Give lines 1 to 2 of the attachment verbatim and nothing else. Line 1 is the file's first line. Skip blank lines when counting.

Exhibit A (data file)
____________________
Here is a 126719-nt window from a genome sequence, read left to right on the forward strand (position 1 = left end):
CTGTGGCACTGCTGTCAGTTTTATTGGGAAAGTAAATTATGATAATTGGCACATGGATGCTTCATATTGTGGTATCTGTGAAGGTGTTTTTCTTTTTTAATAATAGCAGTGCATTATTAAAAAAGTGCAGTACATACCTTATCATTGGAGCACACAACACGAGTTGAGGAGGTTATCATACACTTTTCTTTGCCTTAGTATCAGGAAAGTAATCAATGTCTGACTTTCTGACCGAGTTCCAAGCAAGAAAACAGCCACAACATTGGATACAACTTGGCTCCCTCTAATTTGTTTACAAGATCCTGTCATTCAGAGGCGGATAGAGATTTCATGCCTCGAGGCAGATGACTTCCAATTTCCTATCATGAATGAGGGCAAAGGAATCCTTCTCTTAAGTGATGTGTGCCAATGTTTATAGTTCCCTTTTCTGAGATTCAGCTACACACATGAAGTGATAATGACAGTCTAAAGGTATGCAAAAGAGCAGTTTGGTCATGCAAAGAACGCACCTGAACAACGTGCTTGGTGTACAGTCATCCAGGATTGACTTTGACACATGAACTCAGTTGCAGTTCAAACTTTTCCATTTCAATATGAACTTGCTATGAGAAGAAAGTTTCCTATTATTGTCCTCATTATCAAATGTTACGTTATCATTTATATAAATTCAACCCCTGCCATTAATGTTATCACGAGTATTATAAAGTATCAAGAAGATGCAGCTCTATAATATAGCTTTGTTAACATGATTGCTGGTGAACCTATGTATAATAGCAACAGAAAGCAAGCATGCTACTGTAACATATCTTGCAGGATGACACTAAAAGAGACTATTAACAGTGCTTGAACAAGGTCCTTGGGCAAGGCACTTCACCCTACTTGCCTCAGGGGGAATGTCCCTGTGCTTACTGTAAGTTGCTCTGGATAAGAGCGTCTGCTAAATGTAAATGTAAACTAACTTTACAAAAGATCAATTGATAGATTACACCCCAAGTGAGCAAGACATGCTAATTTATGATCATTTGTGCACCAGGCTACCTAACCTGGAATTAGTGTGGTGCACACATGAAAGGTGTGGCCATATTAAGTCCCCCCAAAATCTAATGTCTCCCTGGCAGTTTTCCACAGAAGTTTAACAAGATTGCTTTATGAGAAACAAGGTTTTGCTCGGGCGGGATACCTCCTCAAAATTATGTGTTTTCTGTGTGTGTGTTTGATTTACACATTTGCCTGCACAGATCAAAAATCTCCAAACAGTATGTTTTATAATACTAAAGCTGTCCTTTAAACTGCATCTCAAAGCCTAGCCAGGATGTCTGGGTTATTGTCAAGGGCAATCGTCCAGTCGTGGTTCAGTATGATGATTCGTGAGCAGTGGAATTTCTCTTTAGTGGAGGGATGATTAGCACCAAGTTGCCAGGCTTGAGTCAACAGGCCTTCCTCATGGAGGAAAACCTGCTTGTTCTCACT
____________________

Here is a 126719-nt window from a genome sequence, read left to right on the forward strand (position 1 = left end):
CTGTGGCACTGCTGTCAGTTTTATTGGGAAAGTAAATTATGATAATTGGCACATGGATGCTTCATATTGTGGTATCTGTGAAGGTGTTTTTCTTTTTTAATAATAGCAGTGCATTATTAAAAAAGTGCAGTACATACCTTATCATTGGAGCACACAACACGAGTTGAGGAGGTTATCATACACTTTTCTTTGCCTTAGTATCAGGAAAGTAATCAATGTCTGACTTTCTGACCGAGTTCCAAGCAAGAAAACAGCCACAACATTGGATACAACTTGGCTCCCTCTAATTTGTTTACAAGATCCTGTCATTCAGAGGCGGATAGAGATTTCATGCCTCGAGGCAGATGACTTCCAATTTCCTATCATGAATGAGGGCAAAGGAATCCTTCTCTTAAGTGATGTGTGCCAATGTTTATAGTTCCCTTTTCTGAGATTCAGCTACACACATGAAGTGATAATGACAGTCTAAAGGTATGCAAAAGAGCAGTTTGGTCATGCAAAGAACGCACCTGAACAACGTGCTTGGTGTACAGTCATCCAGGATTGACTTTGACACATGAACTCAGTTGCAGTTCAAACTTTTCCATTTCAATATGAACTTGCTATGAGAAGAAAGTTTCCTATTATTGTCCTCATTATCAAATGTTACGTTATCATTTATATAAATTCAACCCCTGCCATTAATGTTATCACGAGTATTATAAAGTATCAAGAAGATGCAGCTCTATAATATAGCTTTGTTAACATGATTGCTGGTGAACCTATGTATAATAGCAACAGAAAGCAAGCATGCTACTGTAACATATCTTGCAGGATGACACTAAAAGAGACTATTAACAGTGCTTGAACAAGGTCCTTGGGCAAGGCACTTCACCCTACTTGCCTCAGGGGGAATGTCCCTGTGCTTACTGTAAGTTGCTCTGGATAAGAGCGTCTGCTAAATGTAAATGTAAACTAACTTTACAAAAGATCAATTGATAGATTACACCCCAAGTGAGCAAGACATGCTAATTTATGATCATTTGTGCACCAGGCTACCTAACCTGGAATTAGTGTGGTGCACACATGAAAGGTGTGGCCATATTAAGTCCCCCCAAAATCTAATGTCTCCCTGGCAGTTTTCCACAGAAGTTTAACAAGATTGCTTTATGAGAAACAAGGTTTTGCTCGGGCGGGATACCTCCTCAAAATTATGTGTTTTCTGTGTGTGTGTTTGATTTACACATTTGCCTGCACAGATCAAAAATCTCCAAACAGTATGTTTTATAATACTAAAGCTGTCCTTTAAACTGCATCTCAAAGCCTAGCCAGGATGTCTGGGTTATTGTCAAGGGCAATCGTCCAGTCGTGGTTCAGTATGATGATTCGTGAGCAGTGGAATTTCTCTTTAGTGGAGGGATGATTAGCACCAAGTTGCCAGGCTTGAGTCAACAGGCCTTCCTCATGGAGGAAAACCTGCTTGTTCTCACT